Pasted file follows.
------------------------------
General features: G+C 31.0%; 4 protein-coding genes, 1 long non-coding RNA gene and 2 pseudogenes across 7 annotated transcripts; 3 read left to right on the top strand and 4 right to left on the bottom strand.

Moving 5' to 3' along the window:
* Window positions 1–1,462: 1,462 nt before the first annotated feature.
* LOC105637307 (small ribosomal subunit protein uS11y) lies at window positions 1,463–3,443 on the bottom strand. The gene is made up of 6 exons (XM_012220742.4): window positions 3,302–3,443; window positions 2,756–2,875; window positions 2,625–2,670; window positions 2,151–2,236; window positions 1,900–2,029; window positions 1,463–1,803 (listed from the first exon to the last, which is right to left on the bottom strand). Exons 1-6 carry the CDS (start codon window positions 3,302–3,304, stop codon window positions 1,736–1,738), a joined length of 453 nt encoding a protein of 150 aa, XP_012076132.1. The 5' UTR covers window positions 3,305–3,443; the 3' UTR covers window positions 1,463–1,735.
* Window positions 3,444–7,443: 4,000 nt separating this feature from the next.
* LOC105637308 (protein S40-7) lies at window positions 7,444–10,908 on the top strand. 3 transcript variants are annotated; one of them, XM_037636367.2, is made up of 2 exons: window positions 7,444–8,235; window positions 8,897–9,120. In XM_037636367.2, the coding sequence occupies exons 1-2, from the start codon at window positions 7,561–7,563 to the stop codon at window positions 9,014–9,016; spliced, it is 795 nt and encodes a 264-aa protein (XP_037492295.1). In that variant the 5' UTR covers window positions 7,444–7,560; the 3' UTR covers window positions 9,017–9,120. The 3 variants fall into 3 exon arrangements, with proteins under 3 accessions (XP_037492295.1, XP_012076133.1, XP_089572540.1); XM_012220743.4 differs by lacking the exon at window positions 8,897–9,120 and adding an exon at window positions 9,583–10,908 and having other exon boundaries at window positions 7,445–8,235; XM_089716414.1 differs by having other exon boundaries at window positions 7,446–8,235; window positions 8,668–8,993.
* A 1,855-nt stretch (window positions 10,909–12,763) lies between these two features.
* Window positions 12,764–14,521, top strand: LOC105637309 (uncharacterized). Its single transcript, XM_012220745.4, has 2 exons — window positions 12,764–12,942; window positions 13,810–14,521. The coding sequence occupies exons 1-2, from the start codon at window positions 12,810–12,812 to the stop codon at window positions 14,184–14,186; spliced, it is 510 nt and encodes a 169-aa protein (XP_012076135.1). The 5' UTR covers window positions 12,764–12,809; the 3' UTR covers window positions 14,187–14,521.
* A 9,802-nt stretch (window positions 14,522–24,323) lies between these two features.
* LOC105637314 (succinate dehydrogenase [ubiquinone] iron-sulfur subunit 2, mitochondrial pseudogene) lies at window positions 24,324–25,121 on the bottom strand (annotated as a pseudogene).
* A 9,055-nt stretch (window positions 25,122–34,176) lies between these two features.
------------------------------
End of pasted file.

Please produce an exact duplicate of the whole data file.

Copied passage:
General features: G+C 31.0%; 4 protein-coding genes, 1 long non-coding RNA gene and 2 pseudogenes across 7 annotated transcripts; 3 read left to right on the top strand and 4 right to left on the bottom strand.

Moving 5' to 3' along the window:
* Window positions 1–1,462: 1,462 nt before the first annotated feature.
* LOC105637307 (small ribosomal subunit protein uS11y) lies at window positions 1,463–3,443 on the bottom strand. The gene is made up of 6 exons (XM_012220742.4): window positions 3,302–3,443; window positions 2,756–2,875; window positions 2,625–2,670; window positions 2,151–2,236; window positions 1,900–2,029; window positions 1,463–1,803 (listed from the first exon to the last, which is right to left on the bottom strand). Exons 1-6 carry the CDS (start codon window positions 3,302–3,304, stop codon window positions 1,736–1,738), a joined length of 453 nt encoding a protein of 150 aa, XP_012076132.1. The 5' UTR covers window positions 3,305–3,443; the 3' UTR covers window positions 1,463–1,735.
* Window positions 3,444–7,443: 4,000 nt separating this feature from the next.
* LOC105637308 (protein S40-7) lies at window positions 7,444–10,908 on the top strand. 3 transcript variants are annotated; one of them, XM_037636367.2, is made up of 2 exons: window positions 7,444–8,235; window positions 8,897–9,120. In XM_037636367.2, the coding sequence occupies exons 1-2, from the start codon at window positions 7,561–7,563 to the stop codon at window positions 9,014–9,016; spliced, it is 795 nt and encodes a 264-aa protein (XP_037492295.1). In that variant the 5' UTR covers window positions 7,444–7,560; the 3' UTR covers window positions 9,017–9,120. The 3 variants fall into 3 exon arrangements, with proteins under 3 accessions (XP_037492295.1, XP_012076133.1, XP_089572540.1); XM_012220743.4 differs by lacking the exon at window positions 8,897–9,120 and adding an exon at window positions 9,583–10,908 and having other exon boundaries at window positions 7,445–8,235; XM_089716414.1 differs by having other exon boundaries at window positions 7,446–8,235; window positions 8,668–8,993.
* A 1,855-nt stretch (window positions 10,909–12,763) lies between these two features.
* Window positions 12,764–14,521, top strand: LOC105637309 (uncharacterized). Its single transcript, XM_012220745.4, has 2 exons — window positions 12,764–12,942; window positions 13,810–14,521. The coding sequence occupies exons 1-2, from the start codon at window positions 12,810–12,812 to the stop codon at window positions 14,184–14,186; spliced, it is 510 nt and encodes a 169-aa protein (XP_012076135.1). The 5' UTR covers window positions 12,764–12,809; the 3' UTR covers window positions 14,187–14,521.
* A 9,802-nt stretch (window positions 14,522–24,323) lies between these two features.
* LOC105637314 (succinate dehydrogenase [ubiquinone] iron-sulfur subunit 2, mitochondrial pseudogene) lies at window positions 24,324–25,121 on the bottom strand (annotated as a pseudogene).
* A 9,055-nt stretch (window positions 25,122–34,176) lies between these two features.